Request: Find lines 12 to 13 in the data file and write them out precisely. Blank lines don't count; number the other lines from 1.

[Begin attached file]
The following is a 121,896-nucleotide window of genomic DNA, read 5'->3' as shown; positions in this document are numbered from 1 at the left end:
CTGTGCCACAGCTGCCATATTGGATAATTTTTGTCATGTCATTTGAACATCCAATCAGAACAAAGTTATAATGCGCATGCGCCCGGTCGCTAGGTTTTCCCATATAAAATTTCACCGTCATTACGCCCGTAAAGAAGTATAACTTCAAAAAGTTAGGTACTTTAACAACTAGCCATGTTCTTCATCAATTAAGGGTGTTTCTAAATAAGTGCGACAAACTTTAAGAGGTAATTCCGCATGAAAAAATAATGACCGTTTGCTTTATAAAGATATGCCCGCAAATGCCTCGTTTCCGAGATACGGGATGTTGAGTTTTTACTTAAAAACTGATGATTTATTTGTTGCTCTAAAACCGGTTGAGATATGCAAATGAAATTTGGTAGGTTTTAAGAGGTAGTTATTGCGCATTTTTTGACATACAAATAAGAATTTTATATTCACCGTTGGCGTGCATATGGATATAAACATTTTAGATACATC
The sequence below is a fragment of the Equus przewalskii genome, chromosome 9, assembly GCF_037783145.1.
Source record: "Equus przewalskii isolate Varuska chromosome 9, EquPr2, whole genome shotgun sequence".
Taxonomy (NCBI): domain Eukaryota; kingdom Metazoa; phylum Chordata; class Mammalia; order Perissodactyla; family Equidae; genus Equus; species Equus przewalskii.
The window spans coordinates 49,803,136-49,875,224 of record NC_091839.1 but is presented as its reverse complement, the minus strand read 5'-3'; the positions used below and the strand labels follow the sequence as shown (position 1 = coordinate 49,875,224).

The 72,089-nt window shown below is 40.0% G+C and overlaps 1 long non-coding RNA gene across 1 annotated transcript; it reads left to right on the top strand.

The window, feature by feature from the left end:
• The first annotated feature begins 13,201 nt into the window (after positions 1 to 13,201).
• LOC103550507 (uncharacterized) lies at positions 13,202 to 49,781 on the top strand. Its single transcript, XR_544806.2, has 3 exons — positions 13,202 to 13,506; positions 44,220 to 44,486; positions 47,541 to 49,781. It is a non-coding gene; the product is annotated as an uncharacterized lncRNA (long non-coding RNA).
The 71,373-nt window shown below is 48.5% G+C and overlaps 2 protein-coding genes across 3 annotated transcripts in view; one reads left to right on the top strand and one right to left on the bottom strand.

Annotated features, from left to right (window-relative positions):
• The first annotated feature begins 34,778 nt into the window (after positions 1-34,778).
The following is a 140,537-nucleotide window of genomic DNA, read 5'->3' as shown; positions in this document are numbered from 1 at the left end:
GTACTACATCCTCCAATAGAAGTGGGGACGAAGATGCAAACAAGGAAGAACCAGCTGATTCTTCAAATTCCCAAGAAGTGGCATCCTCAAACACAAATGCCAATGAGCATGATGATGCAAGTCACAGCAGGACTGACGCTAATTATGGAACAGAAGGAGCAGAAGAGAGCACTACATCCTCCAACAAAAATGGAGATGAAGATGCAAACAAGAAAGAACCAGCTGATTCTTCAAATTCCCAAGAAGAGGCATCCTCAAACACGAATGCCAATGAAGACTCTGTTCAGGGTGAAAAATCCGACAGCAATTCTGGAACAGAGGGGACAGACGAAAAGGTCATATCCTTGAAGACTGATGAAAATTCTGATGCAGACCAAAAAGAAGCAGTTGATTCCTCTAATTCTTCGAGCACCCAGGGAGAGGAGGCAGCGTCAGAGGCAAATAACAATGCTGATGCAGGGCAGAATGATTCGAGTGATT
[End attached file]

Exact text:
Annotated features, from left to right (window-relative positions):
• The first annotated feature begins 34,778 nt into the window (after positions 1-34,778).